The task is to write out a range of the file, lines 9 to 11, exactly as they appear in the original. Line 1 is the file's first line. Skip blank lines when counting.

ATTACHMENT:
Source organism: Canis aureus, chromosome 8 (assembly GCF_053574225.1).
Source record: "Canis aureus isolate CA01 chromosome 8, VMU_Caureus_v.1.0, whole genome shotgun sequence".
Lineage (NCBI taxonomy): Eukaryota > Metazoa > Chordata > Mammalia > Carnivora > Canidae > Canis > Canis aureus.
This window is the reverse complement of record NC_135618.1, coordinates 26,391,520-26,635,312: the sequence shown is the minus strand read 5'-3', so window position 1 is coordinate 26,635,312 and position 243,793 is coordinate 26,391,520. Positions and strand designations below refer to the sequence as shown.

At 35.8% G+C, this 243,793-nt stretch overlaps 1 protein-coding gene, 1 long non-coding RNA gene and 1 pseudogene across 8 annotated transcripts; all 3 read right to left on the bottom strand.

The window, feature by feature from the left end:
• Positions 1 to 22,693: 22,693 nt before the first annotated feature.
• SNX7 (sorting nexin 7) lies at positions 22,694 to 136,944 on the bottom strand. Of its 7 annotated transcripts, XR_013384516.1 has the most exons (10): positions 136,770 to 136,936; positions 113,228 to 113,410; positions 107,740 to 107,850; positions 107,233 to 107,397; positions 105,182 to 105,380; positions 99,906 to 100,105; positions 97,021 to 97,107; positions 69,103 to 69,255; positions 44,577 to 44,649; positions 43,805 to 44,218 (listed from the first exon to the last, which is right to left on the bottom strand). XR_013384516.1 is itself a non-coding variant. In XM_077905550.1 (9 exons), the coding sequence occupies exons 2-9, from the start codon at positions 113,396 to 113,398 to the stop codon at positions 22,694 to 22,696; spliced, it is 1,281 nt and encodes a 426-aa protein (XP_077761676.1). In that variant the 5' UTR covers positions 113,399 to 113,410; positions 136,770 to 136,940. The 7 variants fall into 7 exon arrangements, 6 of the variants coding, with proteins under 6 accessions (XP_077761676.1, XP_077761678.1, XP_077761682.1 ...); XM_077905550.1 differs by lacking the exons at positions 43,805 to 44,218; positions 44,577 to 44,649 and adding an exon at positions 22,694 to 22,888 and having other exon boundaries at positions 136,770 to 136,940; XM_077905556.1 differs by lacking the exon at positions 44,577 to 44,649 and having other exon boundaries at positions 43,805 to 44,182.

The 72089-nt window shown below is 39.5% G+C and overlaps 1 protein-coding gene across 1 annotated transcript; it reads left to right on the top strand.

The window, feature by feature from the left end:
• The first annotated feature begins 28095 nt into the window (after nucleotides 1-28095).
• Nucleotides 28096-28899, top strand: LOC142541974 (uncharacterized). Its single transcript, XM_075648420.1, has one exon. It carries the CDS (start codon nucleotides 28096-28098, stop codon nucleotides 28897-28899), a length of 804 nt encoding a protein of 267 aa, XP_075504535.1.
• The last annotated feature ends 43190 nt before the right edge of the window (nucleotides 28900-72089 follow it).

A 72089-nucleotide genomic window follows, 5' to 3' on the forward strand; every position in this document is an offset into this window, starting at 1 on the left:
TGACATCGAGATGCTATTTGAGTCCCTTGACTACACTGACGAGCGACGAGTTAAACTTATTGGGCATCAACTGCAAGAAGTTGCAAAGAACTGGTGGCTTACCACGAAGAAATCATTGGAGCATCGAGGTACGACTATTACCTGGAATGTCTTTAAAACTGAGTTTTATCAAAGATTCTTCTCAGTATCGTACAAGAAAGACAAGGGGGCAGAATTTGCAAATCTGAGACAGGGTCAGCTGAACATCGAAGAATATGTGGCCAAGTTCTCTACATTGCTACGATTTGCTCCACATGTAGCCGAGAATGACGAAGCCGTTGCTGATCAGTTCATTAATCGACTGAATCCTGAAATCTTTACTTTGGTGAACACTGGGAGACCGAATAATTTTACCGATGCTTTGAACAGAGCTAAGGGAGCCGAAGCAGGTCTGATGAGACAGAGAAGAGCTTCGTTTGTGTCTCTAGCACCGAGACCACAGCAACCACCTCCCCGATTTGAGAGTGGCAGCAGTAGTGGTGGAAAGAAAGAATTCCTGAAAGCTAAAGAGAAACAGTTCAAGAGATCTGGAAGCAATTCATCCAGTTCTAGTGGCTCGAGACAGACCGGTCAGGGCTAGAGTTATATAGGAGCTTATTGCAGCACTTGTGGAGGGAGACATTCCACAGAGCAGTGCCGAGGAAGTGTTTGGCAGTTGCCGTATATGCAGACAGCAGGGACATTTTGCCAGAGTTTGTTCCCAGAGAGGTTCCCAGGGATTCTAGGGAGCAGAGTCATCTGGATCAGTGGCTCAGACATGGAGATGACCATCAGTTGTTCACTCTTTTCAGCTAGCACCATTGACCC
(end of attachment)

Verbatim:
The 72089-nt window shown below is 39.5% G+C and overlaps 1 protein-coding gene across 1 annotated transcript; it reads left to right on the top strand.

The window, feature by feature from the left end:
• The first annotated feature begins 28095 nt into the window (after nucleotides 1-28095).